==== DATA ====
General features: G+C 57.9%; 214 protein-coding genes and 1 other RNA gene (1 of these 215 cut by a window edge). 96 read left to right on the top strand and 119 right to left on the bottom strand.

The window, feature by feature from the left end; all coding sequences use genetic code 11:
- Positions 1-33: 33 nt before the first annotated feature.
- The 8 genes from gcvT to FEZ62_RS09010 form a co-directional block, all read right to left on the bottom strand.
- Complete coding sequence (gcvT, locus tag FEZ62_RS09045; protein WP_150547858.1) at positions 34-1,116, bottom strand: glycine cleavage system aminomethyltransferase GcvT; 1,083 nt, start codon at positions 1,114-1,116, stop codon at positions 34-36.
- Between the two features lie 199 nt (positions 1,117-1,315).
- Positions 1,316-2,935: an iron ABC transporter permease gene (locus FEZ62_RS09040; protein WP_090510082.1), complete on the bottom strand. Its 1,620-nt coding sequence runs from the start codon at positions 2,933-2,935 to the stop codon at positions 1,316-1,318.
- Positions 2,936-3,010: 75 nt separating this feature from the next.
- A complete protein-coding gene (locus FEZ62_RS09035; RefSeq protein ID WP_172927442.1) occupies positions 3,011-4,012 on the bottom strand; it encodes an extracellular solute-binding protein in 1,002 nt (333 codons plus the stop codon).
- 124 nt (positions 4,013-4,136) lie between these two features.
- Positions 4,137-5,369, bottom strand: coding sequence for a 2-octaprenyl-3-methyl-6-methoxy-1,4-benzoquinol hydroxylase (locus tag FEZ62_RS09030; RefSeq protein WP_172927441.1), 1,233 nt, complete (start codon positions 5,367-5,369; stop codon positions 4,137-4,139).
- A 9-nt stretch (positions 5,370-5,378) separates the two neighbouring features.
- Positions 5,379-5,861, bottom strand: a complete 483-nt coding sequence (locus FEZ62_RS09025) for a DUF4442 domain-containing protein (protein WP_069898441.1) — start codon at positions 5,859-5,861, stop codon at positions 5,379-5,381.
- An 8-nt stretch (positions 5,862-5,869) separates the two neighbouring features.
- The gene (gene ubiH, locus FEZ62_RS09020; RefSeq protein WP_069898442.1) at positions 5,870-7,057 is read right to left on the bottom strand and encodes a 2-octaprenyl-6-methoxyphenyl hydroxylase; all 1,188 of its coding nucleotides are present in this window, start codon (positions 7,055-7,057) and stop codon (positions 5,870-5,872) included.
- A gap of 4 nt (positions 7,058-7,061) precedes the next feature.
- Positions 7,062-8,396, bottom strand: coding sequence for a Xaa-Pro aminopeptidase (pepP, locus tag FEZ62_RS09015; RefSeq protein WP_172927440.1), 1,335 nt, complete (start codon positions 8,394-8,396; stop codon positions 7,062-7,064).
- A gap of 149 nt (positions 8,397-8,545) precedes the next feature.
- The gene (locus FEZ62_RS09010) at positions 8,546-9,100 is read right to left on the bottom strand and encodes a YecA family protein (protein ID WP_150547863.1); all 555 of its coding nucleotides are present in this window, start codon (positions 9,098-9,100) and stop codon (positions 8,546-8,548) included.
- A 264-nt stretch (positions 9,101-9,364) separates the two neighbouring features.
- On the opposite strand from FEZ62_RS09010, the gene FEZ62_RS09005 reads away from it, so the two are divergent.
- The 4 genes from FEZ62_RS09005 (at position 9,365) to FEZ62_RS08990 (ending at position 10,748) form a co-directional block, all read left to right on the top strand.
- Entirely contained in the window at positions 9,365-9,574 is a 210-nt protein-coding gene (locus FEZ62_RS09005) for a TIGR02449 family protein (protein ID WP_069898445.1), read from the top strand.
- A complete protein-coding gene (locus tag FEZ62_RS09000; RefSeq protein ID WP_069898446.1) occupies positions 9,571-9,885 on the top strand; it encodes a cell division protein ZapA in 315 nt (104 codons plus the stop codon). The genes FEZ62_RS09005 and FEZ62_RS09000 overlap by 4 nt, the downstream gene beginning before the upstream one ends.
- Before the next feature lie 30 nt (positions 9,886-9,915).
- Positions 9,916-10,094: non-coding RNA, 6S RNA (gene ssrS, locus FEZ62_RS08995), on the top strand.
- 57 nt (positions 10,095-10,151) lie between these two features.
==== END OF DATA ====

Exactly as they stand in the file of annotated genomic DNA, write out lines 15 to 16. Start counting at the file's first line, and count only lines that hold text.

- The gene (gene ubiH, locus FEZ62_RS09020; RefSeq protein WP_069898442.1) at positions 5,870-7,057 is read right to left on the bottom strand and encodes a 2-octaprenyl-6-methoxyphenyl hydroxylase; all 1,188 of its coding nucleotides are present in this window, start codon (positions 7,055-7,057) and stop codon (positions 5,870-5,872) included.
- A gap of 4 nt (positions 7,058-7,061) precedes the next feature.